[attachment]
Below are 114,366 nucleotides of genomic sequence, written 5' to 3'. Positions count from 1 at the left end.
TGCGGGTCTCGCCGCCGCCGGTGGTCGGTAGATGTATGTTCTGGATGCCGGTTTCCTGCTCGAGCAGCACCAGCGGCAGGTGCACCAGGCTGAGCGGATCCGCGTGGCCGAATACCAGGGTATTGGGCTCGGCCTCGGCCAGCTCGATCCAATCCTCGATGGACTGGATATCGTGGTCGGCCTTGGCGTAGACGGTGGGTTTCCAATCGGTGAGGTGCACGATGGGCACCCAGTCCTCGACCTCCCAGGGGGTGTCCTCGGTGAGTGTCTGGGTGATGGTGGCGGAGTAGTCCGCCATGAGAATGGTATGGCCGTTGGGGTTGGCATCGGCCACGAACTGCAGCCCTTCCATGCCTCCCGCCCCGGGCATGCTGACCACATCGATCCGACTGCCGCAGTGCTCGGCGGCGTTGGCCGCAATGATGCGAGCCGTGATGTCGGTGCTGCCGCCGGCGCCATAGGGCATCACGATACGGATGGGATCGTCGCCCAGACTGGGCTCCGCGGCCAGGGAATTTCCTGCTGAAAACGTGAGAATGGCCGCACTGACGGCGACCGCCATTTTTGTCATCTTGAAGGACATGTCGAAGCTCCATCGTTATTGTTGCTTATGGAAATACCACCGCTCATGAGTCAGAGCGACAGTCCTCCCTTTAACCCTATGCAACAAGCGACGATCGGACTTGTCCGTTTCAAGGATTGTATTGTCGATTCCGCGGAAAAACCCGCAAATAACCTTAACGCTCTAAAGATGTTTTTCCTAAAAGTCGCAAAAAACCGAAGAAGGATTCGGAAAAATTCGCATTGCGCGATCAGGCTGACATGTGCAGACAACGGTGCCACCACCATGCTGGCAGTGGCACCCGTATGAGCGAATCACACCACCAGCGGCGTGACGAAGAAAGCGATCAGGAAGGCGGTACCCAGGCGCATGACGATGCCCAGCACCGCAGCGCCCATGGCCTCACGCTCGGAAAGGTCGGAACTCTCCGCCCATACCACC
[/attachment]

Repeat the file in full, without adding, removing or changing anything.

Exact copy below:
Below are 114,366 nucleotides of genomic sequence, written 5' to 3'. Positions count from 1 at the left end.
TGCGGGTCTCGCCGCCGCCGGTGGTCGGTAGATGTATGTTCTGGATGCCGGTTTCCTGCTCGAGCAGCACCAGCGGCAGGTGCACCAGGCTGAGCGGATCCGCGTGGCCGAATACCAGGGTATTGGGCTCGGCCTCGGCCAGCTCGATCCAATCCTCGATGGACTGGATATCGTGGTCGGCCTTGGCGTAGACGGTGGGTTTCCAATCGGTGAGGTGCACGATGGGCACCCAGTCCTCGACCTCCCAGGGGGTGTCCTCGGTGAGTGTCTGGGTGATGGTGGCGGAGTAGTCCGCCATGAGAATGGTATGGCCGTTGGGGTTGGCATCGGCCACGAACTGCAGCCCTTCCATGCCTCCCGCCCCGGGCATGCTGACCACATCGATCCGACTGCCGCAGTGCTCGGCGGCGTTGGCCGCAATGATGCGAGCCGTGATGTCGGTGCTGCCGCCGGCGCCATAGGGCATCACGATACGGATGGGATCGTCGCCCAGACTGGGCTCCGCGGCCAGGGAATTTCCTGCTGAAAACGTGAGAATGGCCGCACTGACGGCGACCGCCATTTTTGTCATCTTGAAGGACATGTCGAAGCTCCATCGTTATTGTTGCTTATGGAAATACCACCGCTCATGAGTCAGAGCGACAGTCCTCCCTTTAACCCTATGCAACAAGCGACGATCGGACTTGTCCGTTTCAAGGATTGTATTGTCGATTCCGCGGAAAAACCCGCAAATAACCTTAACGCTCTAAAGATGTTTTTCCTAAAAGTCGCAAAAAACCGAAGAAGGATTCGGAAAAATTCGCATTGCGCGATCAGGCTGACATGTGCAGACAACGGTGCCACCACCATGCTGGCAGTGGCACCCGTATGAGCGAATCACACCACCAGCGGCGTGACGAAGAAAGCGATCAGGAAGGCGGTACCCAGGCGCATGACGATGCCCAGCACCGCAGCGCCCATGGCCTCACGCTCGGAAAGGTCGGAACTCTCCGCCCATACCACC